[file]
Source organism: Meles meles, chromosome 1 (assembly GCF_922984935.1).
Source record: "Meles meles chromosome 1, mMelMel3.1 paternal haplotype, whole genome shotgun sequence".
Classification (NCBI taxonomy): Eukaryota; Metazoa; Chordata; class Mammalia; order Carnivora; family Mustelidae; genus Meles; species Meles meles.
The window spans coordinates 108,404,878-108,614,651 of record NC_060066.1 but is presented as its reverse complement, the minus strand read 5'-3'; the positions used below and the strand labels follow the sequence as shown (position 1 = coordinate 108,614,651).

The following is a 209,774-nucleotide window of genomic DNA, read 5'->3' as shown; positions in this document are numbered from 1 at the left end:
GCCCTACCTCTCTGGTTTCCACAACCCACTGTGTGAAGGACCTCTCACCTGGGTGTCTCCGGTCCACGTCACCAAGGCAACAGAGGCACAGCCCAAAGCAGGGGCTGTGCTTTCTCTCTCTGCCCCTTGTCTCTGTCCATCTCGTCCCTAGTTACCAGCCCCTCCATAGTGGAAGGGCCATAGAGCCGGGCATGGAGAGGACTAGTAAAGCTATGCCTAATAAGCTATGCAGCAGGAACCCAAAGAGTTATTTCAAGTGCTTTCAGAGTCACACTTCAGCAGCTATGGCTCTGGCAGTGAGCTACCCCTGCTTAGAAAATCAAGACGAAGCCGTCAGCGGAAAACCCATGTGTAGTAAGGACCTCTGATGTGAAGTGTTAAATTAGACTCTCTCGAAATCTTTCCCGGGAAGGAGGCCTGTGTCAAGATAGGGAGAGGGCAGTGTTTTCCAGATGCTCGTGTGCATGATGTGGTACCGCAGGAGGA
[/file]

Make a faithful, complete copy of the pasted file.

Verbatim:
Source organism: Meles meles, chromosome 1 (assembly GCF_922984935.1).
Source record: "Meles meles chromosome 1, mMelMel3.1 paternal haplotype, whole genome shotgun sequence".
Classification (NCBI taxonomy): Eukaryota; Metazoa; Chordata; class Mammalia; order Carnivora; family Mustelidae; genus Meles; species Meles meles.
The window spans coordinates 108,404,878-108,614,651 of record NC_060066.1 but is presented as its reverse complement, the minus strand read 5'-3'; the positions used below and the strand labels follow the sequence as shown (position 1 = coordinate 108,614,651).

The following is a 209,774-nucleotide window of genomic DNA, read 5'->3' as shown; positions in this document are numbered from 1 at the left end:
GCCCTACCTCTCTGGTTTCCACAACCCACTGTGTGAAGGACCTCTCACCTGGGTGTCTCCGGTCCACGTCACCAAGGCAACAGAGGCACAGCCCAAAGCAGGGGCTGTGCTTTCTCTCTCTGCCCCTTGTCTCTGTCCATCTCGTCCCTAGTTACCAGCCCCTCCATAGTGGAAGGGCCATAGAGCCGGGCATGGAGAGGACTAGTAAAGCTATGCCTAATAAGCTATGCAGCAGGAACCCAAAGAGTTATTTCAAGTGCTTTCAGAGTCACACTTCAGCAGCTATGGCTCTGGCAGTGAGCTACCCCTGCTTAGAAAATCAAGACGAAGCCGTCAGCGGAAAACCCATGTGTAGTAAGGACCTCTGATGTGAAGTGTTAAATTAGACTCTCTCGAAATCTTTCCCGGGAAGGAGGCCTGTGTCAAGATAGGGAGAGGGCAGTGTTTTCCAGATGCTCGTGTGCATGATGTGGTACCGCAGGAGGA